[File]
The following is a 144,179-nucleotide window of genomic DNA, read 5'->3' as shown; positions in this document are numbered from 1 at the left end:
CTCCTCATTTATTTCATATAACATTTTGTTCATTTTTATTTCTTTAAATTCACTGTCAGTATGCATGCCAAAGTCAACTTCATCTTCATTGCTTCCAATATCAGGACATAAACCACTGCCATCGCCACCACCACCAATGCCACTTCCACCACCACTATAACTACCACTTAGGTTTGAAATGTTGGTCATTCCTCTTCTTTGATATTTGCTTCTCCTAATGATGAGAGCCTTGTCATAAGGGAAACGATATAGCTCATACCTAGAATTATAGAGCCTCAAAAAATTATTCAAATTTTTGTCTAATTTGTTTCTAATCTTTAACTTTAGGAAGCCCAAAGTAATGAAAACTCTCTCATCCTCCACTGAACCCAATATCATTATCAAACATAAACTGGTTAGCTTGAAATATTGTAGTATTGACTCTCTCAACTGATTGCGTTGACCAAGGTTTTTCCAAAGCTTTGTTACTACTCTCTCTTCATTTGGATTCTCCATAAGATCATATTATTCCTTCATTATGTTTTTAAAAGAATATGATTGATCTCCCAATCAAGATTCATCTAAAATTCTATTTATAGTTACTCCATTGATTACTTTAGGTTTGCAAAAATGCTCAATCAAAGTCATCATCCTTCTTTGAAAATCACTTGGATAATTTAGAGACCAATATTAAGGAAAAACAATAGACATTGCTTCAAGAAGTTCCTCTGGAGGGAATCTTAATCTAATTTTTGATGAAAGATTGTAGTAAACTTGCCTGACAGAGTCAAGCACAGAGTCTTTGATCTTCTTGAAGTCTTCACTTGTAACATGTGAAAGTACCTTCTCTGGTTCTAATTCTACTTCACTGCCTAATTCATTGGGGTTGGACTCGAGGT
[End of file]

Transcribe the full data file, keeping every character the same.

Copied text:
The following is a 144,179-nucleotide window of genomic DNA, read 5'->3' as shown; positions in this document are numbered from 1 at the left end:
CTCCTCATTTATTTCATATAACATTTTGTTCATTTTTATTTCTTTAAATTCACTGTCAGTATGCATGCCAAAGTCAACTTCATCTTCATTGCTTCCAATATCAGGACATAAACCACTGCCATCGCCACCACCACCAATGCCACTTCCACCACCACTATAACTACCACTTAGGTTTGAAATGTTGGTCATTCCTCTTCTTTGATATTTGCTTCTCCTAATGATGAGAGCCTTGTCATAAGGGAAACGATATAGCTCATACCTAGAATTATAGAGCCTCAAAAAATTATTCAAATTTTTGTCTAATTTGTTTCTAATCTTTAACTTTAGGAAGCCCAAAGTAATGAAAACTCTCTCATCCTCCACTGAACCCAATATCATTATCAAACATAAACTGGTTAGCTTGAAATATTGTAGTATTGACTCTCTCAACTGATTGCGTTGACCAAGGTTTTTCCAAAGCTTTGTTACTACTCTCTCTTCATTTGGATTCTCCATAAGATCATATTATTCCTTCATTATGTTTTTAAAAGAATATGATTGATCTCCCAATCAAGATTCATCTAAAATTCTATTTATAGTTACTCCATTGATTACTTTAGGTTTGCAAAAATGCTCAATCAAAGTCATCATCCTTCTTTGAAAATCACTTGGATAATTTAGAGACCAATATTAAGGAAAAACAATAGACATTGCTTCAAGAAGTTCCTCTGGAGGGAATCTTAATCTAATTTTTGATGAAAGATTGTAGTAAACTTGCCTGACAGAGTCAAGCACAGAGTCTTTGATCTTCTTGAAGTCTTCACTTGTAACATGTGAAAGTACCTTCTCTGGTTCTAATTCTACTTCACTGCCTAATTCATTGGGGTTGGACTCGAGGT